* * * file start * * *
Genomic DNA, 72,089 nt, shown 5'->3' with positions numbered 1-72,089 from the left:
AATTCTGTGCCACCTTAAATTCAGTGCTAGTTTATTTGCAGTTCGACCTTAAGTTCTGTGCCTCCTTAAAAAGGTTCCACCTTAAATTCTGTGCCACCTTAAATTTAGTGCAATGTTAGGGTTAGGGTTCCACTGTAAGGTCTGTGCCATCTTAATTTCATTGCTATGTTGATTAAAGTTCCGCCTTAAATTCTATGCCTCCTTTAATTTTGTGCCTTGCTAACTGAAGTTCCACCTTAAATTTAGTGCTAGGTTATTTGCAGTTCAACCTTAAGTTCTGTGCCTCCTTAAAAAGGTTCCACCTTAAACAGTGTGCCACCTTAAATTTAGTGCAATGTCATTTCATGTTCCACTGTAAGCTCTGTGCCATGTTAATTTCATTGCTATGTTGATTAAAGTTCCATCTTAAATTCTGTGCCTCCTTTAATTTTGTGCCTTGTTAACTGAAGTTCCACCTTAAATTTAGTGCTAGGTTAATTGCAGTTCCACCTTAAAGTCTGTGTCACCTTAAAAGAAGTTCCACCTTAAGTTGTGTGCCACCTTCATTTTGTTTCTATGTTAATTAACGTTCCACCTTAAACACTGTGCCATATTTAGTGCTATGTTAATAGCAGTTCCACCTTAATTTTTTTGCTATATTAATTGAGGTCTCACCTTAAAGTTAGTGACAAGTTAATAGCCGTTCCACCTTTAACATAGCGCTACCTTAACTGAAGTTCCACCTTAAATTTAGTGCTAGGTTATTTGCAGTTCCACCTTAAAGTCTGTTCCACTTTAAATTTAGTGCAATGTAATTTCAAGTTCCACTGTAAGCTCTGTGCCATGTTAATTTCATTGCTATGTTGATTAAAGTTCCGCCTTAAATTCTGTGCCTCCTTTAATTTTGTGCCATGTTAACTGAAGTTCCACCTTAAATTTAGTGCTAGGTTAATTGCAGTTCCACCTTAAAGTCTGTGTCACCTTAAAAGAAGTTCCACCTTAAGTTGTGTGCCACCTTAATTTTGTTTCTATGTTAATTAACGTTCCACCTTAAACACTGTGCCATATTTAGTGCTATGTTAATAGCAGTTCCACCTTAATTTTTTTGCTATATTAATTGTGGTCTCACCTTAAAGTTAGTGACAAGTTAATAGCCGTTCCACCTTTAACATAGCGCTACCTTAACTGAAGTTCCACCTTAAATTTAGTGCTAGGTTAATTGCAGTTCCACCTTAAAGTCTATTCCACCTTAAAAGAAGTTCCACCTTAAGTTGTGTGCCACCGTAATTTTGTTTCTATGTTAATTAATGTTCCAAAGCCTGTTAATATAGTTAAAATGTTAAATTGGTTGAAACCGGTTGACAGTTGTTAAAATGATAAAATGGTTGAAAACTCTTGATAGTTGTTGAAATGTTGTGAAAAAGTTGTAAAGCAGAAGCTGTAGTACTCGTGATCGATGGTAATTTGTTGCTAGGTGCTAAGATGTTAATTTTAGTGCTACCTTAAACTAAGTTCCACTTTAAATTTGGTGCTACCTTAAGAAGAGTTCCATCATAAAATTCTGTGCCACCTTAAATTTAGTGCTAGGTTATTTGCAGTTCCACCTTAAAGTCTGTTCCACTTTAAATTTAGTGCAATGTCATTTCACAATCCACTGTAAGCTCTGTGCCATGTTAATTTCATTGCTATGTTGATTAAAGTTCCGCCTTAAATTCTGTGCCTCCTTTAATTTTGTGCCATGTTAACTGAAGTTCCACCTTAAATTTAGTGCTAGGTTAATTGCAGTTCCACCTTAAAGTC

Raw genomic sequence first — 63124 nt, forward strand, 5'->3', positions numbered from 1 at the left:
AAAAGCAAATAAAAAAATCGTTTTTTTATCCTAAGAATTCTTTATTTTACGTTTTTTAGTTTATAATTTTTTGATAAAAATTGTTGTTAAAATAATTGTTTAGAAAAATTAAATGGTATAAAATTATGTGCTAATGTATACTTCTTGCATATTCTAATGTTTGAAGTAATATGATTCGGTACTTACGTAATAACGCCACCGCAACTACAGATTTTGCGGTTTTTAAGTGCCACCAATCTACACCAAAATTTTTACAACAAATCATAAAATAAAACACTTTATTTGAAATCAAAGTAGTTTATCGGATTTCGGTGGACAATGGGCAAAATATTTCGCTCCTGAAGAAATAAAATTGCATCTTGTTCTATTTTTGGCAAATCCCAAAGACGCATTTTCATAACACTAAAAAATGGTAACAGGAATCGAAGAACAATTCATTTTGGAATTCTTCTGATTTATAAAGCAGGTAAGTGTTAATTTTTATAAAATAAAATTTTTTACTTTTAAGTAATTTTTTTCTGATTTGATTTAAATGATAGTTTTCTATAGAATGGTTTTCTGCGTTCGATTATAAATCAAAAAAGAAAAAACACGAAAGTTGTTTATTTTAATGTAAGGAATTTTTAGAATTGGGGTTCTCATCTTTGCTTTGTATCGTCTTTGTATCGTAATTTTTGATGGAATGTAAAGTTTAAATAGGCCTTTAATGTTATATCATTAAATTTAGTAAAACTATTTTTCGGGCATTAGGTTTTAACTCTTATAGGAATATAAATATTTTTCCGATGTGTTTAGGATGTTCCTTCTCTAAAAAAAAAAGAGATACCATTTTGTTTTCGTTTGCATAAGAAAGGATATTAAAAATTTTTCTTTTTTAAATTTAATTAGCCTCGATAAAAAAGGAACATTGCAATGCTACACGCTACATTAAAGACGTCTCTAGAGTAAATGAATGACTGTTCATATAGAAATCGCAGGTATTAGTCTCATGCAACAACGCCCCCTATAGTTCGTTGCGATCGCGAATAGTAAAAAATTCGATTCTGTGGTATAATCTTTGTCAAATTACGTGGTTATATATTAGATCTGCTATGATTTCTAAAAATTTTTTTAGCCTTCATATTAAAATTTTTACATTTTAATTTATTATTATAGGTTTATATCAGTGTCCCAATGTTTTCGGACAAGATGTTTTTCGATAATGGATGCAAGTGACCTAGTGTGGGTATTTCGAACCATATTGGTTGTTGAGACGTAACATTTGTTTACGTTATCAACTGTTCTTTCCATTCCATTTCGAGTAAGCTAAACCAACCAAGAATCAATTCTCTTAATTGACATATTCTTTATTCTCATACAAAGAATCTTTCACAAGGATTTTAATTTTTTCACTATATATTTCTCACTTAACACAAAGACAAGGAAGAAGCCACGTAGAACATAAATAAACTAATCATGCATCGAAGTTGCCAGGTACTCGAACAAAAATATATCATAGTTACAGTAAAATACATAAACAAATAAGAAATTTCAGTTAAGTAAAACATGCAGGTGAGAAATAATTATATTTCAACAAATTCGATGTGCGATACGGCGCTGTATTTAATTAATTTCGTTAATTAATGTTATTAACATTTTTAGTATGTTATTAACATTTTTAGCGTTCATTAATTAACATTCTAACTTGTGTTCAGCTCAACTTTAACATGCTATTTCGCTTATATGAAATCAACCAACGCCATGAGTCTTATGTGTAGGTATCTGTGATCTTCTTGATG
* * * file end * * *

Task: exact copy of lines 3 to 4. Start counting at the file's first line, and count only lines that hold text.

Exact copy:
Raw genomic sequence first — 63124 nt, forward strand, 5'->3', positions numbered from 1 at the left:
AAAAGCAAATAAAAAAATCGTTTTTTTATCCTAAGAATTCTTTATTTTACGTTTTTTAGTTTATAATTTTTTGATAAAAATTGTTGTTAAAATAATTGTTTAGAAAAATTAAATGGTATAAAATTATGTGCTAATGTATACTTCTTGCATATTCTAATGTTTGAAGTAATATGATTCGGTACTTACGTAATAACGCCACCGCAACTACAGATTTTGCGGTTTTTAAGTGCCACCAATCTACACCAAAATTTTTACAACAAATCATAAAATAAAACACTTTATTTGAAATCAAAGTAGTTTATCGGATTTCGGTGGACAATGGGCAAAATATTTCGCTCCTGAAGAAATAAAATTGCATCTTGTTCTATTTTTGGCAAATCCCAAAGACGCATTTTCATAACACTAAAAAATGGTAACAGGAATCGAAGAACAATTCATTTTGGAATTCTTCTGATTTATAAAGCAGGTAAGTGTTAATTTTTATAAAATAAAATTTTTTACTTTTAAGTAATTTTTTTCTGATTTGATTTAAATGATAGTTTTCTATAGAATGGTTTTCTGCGTTCGATTATAAATCAAAAAAGAAAAAACACGAAAGTTGTTTATTTTAATGTAAGGAATTTTTAGAATTGGGGTTCTCATCTTTGCTTTGTATCGTCTTTGTATCGTAATTTTTGATGGAATGTAAAGTTTAAATAGGCCTTTAATGTTATATCATTAAATTTAGTAAAACTATTTTTCGGGCATTAGGTTTTAACTCTTATAGGAATATAAATATTTTTCCGATGTGTTTAGGATGTTCCTTCTCTAAAAAAAAAAGAGATACCATTTTGTTTTCGTTTGCATAAGAAAGGATATTAAAAATTTTTCTTTTTTAAATTTAATTAGCCTCGATAAAAAAGGAACATTGCAATGCTACACGCTACATTAAAGACGTCTCTAGAGTAAATGAATGACTGTTCATATAGAAATCGCAGGTATTAGTCTCATGCAACAACGCCCCCTATAGTTCGTTGCGATCGCGAATAGTAAAAAATTCGATTCTGTGGTATAATCTTTGTCAAATTACGTGGTTATATATTAGATCTGCTATGATTTCTAAAAATTTTTTTAGCCTTCATATTAAAATTTTTACATTTTAATTTATTATTATAGGTTTATATCAGTGTCCCAATGTTTTCGGACAAGATGTTTTTCGATAATGGATGCAAGTGACCTAGTGTGGGTATTTCGAACCATATTGGTTGTTGAGACGTAACATTTGTTTACGTTATCAACTGTTCTTTCCATTCCATTTCGAGTAAGCTAAACCAACCAAGAATCAATTCTCTTAATTGACATATTCTTTATTCTCATACAAAGAATCTTTCACAAGGATTTTAATTTTTTCACTATATATTTCTCACTTAACACAAAGACAAGGAAGAAGCCACGTAGAACATAAATAAACTAATCATGCATCGAAGTTGCCAGGTACTCGAACAAAAATATATCATAGTTACAGTAAAATACATAAACAAATAAGAAATTTCAGTTAAGTAAAACATGCAGGTGAGAAATAATTATATTTCAACAAATTCGATGTGCGATACGGCGCTGTATTTAATTAATTTCGTTAATTAATGTTATTAACATTTTTAGTATGTTATTAACATTTTTAGCGTTCATTAATTAACATTCTAACTTGTGTTCAGCTCAACTTTAACATGCTATTTCGCTTATATGAAATCAACCAACGCCATGAGTCTTATGTGTAGGTATCTGTGATCTTCTTGATG